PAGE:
British tourists could end up paying twice as much for car hire depending where they go on holiday this summer.
Rental fees in Majorca are twice as high as those in Cyprus, a survey by Post Office Travel Money found.
Other popular spots where charges were particularly high were Faro in Portugal, Split in Croatia and Dublin.
Taking into account expenses such as satnav hire, additional-driver cover and petrol the pricest destination was the Norwegian capital Oslo where hiring a car for one week would set you back as much as £614.
The cheapest place to rent a car was in Larnaca in Cyprus where one-week hire was just £295.
In an interview with ITV News, an anonymous British millionaire has brought a free money craze to our shores - and has given a large clue towards finding the next envelope of money:
Police are appealing for information after banknotes worth around £60,000 were mysteriously found floating down a river in Lincolnshire.
A dog walker spotted the cash near to Spalding town centre last month.
Officers who recovered the banknotes say a large amount was damaged but a good quantity appear to be in fair condition.
They are now trying to trace the owner.
If they cannot it will become the subject of a court forfeiture order.
According to a survey into debt collection carried out by Citizens Advice:
- Council tax, unpaid parking fines, loans and credit cards were named as the main debts by callers.
- There was a north/south divide in the number of cases recorded. The North East of England account for a sixth of all bailiff cases handled by the Citizens Advice Bureau
- More than half of the people pursued by a bailiff in the East Midlands were in a family.
- Only one in 100 problems dealt with by CABs in the South West were bailiff related.
Debt collectors are knocking on the doors of more working households than before, a leading charity has claimed.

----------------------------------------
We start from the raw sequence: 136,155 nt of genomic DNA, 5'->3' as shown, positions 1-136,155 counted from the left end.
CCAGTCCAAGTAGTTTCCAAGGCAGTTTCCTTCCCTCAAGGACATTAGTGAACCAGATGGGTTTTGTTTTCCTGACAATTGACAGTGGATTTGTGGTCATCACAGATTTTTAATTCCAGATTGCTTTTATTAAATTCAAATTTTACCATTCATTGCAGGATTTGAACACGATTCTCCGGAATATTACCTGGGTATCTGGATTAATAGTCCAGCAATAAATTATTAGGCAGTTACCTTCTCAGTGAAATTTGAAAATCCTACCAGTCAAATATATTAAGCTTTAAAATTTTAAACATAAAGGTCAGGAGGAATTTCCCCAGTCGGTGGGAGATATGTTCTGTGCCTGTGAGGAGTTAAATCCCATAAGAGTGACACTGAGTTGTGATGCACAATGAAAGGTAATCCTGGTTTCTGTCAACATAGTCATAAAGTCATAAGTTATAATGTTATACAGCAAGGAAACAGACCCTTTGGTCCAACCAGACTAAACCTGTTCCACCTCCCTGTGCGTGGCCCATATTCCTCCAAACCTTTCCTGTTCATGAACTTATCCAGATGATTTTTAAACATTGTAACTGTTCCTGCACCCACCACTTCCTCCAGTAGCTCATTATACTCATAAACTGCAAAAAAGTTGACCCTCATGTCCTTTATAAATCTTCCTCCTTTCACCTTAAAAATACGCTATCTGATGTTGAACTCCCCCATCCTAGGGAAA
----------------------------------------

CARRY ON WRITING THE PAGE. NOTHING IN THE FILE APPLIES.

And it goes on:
Requests for help dealing with bailiffs chasing payments from working parents now make up a fifth of inquires about debt collectors put to the Citizens Advice charity.
They dealt with 60,000 "bailiff problems" between April 2012 and March this year.
Out of these requests, half were parents were with dependent children.
On Sunday it was revealed that the value of UK workers' wages has suffered one of the sharpest falls in the European Union, when adjusted for inflation.
Average earnings increased by 1.7% compared with March to May 2012, 0.2% up on the previous month.
The Office for National Statistics has released new figures looking at the effects of taxes and benefits on household incomes in 2011/12.
- Disposable incomes have fallen since the start of the economic downturn, with average equivalised income falling by £1,200.
- Average original income (before any taxes or benefits) was £31,500.
- On average, households paid 20% of their gross income in direct taxes such as income tax and council tax.
- The top fifth of households had an average income of £78,300, 14 times that of the bottom fifth, who had an average of £5,400.
Inequality of disposable income fell to lowest level since 1986 in 2011/12, according to new figures released by the Office of National Statistics.
This was partly driven by earnings falling for higher income households and by changes in taxes and benefits.
These changes include an increase in the income tax personal allowance and changes to National Insurance Contributions and Child Tax Credits.
Geoff Brown, of Hampshire Credit Union, says the Office of Fair Trading guidelines make it clear there is "an overarching principle of fairness in dealing with people".
He says, based on the OFT's report, payday lenders are not following this advice and "need to".